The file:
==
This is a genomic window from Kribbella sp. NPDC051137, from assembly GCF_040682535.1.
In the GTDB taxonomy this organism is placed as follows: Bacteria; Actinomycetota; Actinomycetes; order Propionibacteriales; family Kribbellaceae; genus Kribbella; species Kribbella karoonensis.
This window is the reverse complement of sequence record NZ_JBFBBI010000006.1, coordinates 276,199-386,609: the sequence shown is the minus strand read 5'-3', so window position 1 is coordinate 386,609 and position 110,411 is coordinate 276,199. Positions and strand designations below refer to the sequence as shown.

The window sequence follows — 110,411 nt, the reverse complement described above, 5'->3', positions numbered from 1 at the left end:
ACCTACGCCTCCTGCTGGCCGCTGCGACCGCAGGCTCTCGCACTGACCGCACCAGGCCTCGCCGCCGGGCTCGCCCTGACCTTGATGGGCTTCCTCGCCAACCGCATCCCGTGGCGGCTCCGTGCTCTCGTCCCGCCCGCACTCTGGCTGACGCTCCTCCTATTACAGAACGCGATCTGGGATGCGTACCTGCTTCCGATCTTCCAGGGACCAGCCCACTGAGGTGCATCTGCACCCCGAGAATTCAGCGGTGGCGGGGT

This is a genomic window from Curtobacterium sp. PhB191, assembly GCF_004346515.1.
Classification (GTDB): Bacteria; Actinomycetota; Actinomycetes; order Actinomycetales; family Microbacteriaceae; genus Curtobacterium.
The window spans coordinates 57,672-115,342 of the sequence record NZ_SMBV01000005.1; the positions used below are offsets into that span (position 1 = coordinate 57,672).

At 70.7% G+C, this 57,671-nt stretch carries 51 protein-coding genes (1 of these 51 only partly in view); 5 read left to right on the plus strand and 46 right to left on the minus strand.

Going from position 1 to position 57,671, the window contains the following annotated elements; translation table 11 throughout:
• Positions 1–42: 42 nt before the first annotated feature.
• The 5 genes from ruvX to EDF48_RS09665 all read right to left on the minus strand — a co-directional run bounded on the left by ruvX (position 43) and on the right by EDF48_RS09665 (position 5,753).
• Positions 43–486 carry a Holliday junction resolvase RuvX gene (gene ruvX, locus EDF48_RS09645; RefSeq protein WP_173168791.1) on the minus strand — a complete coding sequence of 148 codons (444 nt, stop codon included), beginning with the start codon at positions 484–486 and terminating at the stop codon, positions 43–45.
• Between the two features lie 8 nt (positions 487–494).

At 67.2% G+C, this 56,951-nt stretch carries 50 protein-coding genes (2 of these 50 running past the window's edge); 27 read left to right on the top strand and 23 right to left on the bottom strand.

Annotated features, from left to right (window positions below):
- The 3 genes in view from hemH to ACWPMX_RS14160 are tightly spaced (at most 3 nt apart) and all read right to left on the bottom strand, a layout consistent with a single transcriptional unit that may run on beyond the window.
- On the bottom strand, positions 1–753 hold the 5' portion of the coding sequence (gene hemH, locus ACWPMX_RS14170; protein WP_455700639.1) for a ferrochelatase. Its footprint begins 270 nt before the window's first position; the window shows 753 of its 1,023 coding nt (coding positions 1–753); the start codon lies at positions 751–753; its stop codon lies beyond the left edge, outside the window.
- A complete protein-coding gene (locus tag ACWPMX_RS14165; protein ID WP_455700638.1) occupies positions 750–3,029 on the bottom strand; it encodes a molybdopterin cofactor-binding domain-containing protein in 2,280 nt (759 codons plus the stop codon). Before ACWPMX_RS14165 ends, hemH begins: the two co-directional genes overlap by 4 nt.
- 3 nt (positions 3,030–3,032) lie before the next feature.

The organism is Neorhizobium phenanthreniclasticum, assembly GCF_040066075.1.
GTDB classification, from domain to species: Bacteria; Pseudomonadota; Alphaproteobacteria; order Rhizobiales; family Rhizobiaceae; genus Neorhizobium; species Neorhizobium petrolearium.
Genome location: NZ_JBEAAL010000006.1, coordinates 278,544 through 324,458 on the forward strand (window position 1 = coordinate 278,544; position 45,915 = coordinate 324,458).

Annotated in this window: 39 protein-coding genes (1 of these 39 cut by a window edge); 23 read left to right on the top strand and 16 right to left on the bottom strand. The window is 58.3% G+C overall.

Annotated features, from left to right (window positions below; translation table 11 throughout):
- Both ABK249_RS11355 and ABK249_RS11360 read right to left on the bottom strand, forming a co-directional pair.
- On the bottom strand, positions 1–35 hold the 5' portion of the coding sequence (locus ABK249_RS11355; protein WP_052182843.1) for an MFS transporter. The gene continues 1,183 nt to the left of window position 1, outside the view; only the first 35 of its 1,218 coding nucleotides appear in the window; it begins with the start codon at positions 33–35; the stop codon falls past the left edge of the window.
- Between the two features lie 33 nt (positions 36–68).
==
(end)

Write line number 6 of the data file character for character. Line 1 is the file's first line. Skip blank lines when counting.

This is a genomic window from Curtobacterium sp. PhB191, assembly GCF_004346515.1.